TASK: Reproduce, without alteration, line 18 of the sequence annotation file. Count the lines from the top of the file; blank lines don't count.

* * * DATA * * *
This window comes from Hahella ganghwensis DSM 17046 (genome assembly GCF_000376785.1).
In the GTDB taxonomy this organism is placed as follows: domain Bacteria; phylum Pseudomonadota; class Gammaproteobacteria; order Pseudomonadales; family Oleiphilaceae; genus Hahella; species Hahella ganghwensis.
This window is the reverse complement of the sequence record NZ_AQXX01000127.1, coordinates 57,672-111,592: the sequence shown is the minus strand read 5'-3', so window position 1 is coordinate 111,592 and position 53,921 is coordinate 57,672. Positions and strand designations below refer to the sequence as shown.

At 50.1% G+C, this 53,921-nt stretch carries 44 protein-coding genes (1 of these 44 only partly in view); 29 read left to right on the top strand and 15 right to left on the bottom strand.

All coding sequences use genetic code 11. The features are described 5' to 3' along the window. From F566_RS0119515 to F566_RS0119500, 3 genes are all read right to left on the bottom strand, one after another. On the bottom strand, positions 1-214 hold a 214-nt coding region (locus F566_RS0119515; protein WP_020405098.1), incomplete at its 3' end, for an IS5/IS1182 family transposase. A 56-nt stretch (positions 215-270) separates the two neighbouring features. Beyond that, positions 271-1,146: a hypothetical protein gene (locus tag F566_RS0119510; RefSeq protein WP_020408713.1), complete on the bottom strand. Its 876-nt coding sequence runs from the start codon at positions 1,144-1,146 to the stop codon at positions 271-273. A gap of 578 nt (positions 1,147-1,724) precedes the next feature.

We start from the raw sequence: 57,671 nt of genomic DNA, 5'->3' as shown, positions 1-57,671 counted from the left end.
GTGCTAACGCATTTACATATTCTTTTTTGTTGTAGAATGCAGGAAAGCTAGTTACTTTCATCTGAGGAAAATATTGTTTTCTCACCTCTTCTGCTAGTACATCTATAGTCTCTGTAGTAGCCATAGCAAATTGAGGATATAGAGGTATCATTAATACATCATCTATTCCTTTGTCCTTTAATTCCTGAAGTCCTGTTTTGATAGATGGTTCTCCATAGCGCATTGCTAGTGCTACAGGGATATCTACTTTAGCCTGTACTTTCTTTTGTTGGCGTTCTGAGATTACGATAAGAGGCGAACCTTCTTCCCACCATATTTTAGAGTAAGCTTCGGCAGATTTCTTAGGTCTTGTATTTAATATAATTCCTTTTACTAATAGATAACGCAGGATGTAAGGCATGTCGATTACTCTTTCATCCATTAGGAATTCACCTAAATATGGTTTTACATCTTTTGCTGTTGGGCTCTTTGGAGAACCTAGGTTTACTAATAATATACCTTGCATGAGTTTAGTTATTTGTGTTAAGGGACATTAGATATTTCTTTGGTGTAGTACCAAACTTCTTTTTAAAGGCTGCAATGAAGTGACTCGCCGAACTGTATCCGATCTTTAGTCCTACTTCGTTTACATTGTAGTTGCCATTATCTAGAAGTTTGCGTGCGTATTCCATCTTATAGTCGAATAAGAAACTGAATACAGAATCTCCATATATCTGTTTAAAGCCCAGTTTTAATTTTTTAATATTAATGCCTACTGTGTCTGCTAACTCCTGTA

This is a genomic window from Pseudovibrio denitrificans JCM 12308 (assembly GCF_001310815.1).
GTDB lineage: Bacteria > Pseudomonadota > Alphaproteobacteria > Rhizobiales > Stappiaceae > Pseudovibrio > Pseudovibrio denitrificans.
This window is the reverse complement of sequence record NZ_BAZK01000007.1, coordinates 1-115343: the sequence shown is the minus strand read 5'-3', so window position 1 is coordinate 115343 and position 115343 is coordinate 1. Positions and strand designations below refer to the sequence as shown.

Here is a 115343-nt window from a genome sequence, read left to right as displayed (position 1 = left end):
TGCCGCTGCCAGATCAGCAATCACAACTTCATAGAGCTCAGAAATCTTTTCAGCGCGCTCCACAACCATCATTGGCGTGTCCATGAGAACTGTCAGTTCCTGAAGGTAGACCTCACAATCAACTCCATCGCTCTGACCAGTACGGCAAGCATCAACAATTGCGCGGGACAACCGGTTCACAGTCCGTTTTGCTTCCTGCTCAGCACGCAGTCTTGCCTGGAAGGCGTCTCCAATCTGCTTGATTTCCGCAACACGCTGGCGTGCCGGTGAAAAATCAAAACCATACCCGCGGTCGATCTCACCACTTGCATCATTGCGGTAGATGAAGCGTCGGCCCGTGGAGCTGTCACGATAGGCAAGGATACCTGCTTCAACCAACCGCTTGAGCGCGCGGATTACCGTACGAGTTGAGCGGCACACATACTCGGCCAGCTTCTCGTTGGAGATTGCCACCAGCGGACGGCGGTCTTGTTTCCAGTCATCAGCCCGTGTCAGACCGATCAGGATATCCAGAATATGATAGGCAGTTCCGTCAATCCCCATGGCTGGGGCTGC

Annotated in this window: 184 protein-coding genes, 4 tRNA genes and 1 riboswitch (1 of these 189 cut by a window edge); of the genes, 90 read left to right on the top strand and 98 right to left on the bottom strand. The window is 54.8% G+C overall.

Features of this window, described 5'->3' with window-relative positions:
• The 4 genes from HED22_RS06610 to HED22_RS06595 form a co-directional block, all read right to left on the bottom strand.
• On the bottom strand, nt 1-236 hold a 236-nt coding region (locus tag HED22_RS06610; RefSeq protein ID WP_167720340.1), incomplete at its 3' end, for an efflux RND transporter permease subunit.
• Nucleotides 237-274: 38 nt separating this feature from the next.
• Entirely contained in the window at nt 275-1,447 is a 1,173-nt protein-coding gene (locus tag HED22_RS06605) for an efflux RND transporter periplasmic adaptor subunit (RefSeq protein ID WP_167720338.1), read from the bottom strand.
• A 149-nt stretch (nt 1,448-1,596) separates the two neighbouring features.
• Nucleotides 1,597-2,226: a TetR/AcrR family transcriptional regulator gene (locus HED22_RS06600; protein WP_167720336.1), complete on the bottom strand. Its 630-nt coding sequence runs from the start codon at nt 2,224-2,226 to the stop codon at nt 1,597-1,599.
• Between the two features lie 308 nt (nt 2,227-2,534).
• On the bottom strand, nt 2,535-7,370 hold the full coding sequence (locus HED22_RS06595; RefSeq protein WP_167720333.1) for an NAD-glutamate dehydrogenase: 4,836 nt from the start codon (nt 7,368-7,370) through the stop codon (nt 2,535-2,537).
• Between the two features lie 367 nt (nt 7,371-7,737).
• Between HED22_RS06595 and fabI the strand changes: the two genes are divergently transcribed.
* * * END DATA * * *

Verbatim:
• Entirely contained in the window at nt 275-1,447 is a 1,173-nt protein-coding gene (locus tag HED22_RS06605) for an efflux RND transporter periplasmic adaptor subunit (RefSeq protein ID WP_167720338.1), read from the bottom strand.